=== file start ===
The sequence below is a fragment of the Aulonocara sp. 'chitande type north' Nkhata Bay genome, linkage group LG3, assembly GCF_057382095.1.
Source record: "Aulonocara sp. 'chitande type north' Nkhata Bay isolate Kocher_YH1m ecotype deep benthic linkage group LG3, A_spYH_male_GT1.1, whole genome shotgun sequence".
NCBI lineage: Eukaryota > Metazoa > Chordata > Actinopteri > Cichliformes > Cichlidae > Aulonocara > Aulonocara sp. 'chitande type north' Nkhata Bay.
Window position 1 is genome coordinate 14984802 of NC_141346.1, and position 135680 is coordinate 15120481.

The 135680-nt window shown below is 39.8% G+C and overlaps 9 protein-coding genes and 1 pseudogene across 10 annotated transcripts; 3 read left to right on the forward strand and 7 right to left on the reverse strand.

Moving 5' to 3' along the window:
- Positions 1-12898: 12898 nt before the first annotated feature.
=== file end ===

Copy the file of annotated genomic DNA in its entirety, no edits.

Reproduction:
The sequence below is a fragment of the Aulonocara sp. 'chitande type north' Nkhata Bay genome, linkage group LG3, assembly GCF_057382095.1.
Source record: "Aulonocara sp. 'chitande type north' Nkhata Bay isolate Kocher_YH1m ecotype deep benthic linkage group LG3, A_spYH_male_GT1.1, whole genome shotgun sequence".
NCBI lineage: Eukaryota > Metazoa > Chordata > Actinopteri > Cichliformes > Cichlidae > Aulonocara > Aulonocara sp. 'chitande type north' Nkhata Bay.
Window position 1 is genome coordinate 14984802 of NC_141346.1, and position 135680 is coordinate 15120481.

The 135680-nt window shown below is 39.8% G+C and overlaps 9 protein-coding genes and 1 pseudogene across 10 annotated transcripts; 3 read left to right on the forward strand and 7 right to left on the reverse strand.

Moving 5' to 3' along the window:
- Positions 1-12898: 12898 nt before the first annotated feature.